Biofortified foxtail millet: towards a more nourishing future

Authors

Krishnananda P Ingle,P Suprasanna,Gopal Wasudeo Narkhede,Antony Ceasar,Gholamreza Abdi,Aamir Raina,MP Moharil,Atul Singh

Published Date

2023/1

Biofortification of staple food crops is an economical and practical way to mitigate micronutrient malnutrition as it predisposes humans to different health maladies. Despite the availability of various methods for biofortification, the biofortified crops, especially millets, could offer a great scope. Foxtail millet has adequate content of minerals, non-starchy polysaccharides, vital amino acids, and proteins, and is regarded as one of the most important nutri-cereals. However, biofortified foxtail millet can potentially alleviate the micronutrient deficiency. Genetic modification to improve the micronutrient content through the available zinc and iron-regulated transporters in foxtail millet can be useful to fine tune the enrichment of micronutrients. The availability of well annotated foxtail millet genome sequence information can facilitate gene mining, transcripts and proteins related to nutritional quality. Combining the insights gained …

Plant Breeding from Classical Genetics to Molecular Approaches for Food and Nutrition Security

Authors

Aamir Raina,Rafiul Amin Laskar,Mohammad Rafiq Wani,Nasya Tomlekova,Samiullah Khan

Published Date

2023/8/2

Concerns over global food security have a significant influence on the UN’s Sustainable Development Goals, which have been primarily centered on ending hunger by 2030. According to the 2019 Global Food Security Index, 88% of nations claim to have enough food supply. Still, the fact is that one out of every three countries has an insufficient food supply, implying that more than 10% of the population is malnourished. Plant breeding approaches have been used since ancient times to achieve food security by creating crop varieties with high yield and wide adaptability. Different conventional breeding approaches such as mutagenesis, which involves treating seeds or whole plants with mutagenic chemicals or high-energy radiation in the hopes of creating phenotypic enhancements; this, too, resulted in unforeseen and undiscovered genetic implications from which the plant breeder picked the advantageous …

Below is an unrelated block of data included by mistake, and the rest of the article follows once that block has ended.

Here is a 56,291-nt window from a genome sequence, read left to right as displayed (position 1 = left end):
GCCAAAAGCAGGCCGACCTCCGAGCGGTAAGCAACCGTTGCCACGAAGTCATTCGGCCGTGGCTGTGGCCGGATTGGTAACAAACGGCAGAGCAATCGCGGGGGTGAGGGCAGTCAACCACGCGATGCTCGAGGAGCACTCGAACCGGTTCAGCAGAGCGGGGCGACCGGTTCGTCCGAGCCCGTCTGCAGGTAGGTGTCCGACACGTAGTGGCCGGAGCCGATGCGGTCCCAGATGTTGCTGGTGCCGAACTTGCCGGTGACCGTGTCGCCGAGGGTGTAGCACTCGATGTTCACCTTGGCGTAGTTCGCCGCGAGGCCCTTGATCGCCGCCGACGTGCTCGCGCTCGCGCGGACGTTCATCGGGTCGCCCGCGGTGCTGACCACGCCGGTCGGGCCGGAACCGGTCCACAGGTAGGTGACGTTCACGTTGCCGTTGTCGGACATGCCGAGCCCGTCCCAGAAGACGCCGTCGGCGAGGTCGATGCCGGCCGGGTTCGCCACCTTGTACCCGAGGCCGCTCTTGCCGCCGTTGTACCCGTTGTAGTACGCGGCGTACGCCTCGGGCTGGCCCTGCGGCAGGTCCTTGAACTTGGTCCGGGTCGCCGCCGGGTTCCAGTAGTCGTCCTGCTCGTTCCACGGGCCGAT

Role of Mutation and Molecular Breeding in the Improvement of Cowpea, a Primary Pulse Crop

Authors

Aamir Raina,Rafiul Amin Laskar,Mohammad Rafiq Wani,Samiullah Khan

Journal

Biotechnologies and Genetics in Plant Mutation Breeding: Volume 3: Mechanisms for Genetic Manipulation of Plants and Plant Mutants

Published Date

2023/4/30

Vigna unguiculata (L.) Walp., commonly known as cowpea, is recognized as a primary pulse crop by Food and Agriculture Organization. Cowpea is a nutritious and versatile crop, which has the ability to withstand higher atmospheric temperature. However, the crop is low yielding as compared to other pulse crops, and different breeding strategies have been employed from time to time to enhance the yielding potential and overall agronomy of the crop. Among the breeding strategies, mutation breeding has been the most successful in increasing the yield and genetic variability in the existing cowpea cultivars. In mutation breeding, the selection of an appropriate mutagen, mutagen dose and genotypic sensitivity, and mutagenic effectiveness and efficiency are important aspects that determine the success of crop improvement programs. In addition to mutation breeding, advanced molecular breeding has also achieved …

Comparative effects of caffeine and lead nitrate on the bio-physiological and yield associated traits of lentil (Lens culinaris Medik.)

Authors

Janib Yousuf,Aamir Raina,Shiekh Rasik,Zubair Altaf Reshi,Durre Shahwar

Journal

Heliyon

Published Date

2023/6/1

Lentil belonging to the fabaceae family is a proteinaceous cool-season legume consumed across the world. However, lentil is low yielding with a narrow genetic base compared to other grain legumes such as chickpea, faba bean, and cowpea. In the present study, we intended to investigate the effect of two different mutagens viz., caffeine and lead nitrate on the bio-physiological and agronomical traits of lentil. Unlike other mutagens like ethyl methanesulphonate, sodium azide, and hydrazine hydrates very little is known about the mutagenic potency of caffeine and lead nitrate. The results revealed contrasting effects as lower doses of caffeine-induced a substantial increase in mean values of physiological and agronomical traits whereas both lower and higher doses of lead nitrate negatively impacted the agronomical traits of lentil. Among the mutagen doses, 0.1% caffeine was most efficient in inducing a …

Contribution of Conventional Breeding Approaches in Legumes Biofortification

Authors

Hafiz Muhammad Ahmad,Sadaf Zahra,Sadaf Oranab,Shazia Arif,Shehnaz Zakia,Aamir Raina,Muhammad Zubair Khan,Flavien Shimira,Ghassan Zahid,Saira Bano

Published Date

2023/11/9